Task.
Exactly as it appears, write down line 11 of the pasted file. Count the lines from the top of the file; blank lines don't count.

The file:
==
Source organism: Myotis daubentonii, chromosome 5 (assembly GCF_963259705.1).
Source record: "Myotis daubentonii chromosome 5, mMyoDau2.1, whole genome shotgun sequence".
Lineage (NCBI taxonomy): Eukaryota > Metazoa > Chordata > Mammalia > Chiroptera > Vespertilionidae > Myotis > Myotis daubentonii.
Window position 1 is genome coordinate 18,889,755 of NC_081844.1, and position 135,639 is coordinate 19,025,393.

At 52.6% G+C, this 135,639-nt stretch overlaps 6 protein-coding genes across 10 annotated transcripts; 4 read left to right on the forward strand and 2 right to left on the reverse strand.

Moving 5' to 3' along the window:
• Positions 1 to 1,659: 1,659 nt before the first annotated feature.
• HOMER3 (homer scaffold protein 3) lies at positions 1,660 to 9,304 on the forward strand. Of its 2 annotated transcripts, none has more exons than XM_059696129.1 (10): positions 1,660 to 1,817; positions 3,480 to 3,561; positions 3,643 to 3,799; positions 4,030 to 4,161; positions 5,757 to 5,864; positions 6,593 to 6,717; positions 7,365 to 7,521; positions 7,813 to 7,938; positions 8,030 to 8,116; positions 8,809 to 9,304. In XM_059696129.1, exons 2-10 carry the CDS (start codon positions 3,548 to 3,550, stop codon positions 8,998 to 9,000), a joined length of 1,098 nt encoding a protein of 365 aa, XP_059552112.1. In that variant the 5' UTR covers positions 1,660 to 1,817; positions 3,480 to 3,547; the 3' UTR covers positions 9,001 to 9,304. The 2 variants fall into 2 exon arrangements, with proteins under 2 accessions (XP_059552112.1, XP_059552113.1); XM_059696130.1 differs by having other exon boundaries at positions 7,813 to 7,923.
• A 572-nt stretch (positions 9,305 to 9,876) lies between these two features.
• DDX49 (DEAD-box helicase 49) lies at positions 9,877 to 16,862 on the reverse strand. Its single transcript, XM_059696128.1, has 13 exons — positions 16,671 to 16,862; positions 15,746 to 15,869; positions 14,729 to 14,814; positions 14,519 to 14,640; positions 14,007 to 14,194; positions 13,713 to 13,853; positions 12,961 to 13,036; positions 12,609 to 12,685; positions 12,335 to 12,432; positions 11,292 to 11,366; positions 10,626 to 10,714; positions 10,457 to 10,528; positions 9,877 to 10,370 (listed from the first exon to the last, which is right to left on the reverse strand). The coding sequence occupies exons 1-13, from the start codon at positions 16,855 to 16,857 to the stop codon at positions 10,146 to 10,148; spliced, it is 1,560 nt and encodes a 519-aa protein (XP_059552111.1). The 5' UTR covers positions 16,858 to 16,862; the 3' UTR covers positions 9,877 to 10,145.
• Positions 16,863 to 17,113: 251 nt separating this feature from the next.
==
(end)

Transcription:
• Positions 16,863 to 17,113: 251 nt separating this feature from the next.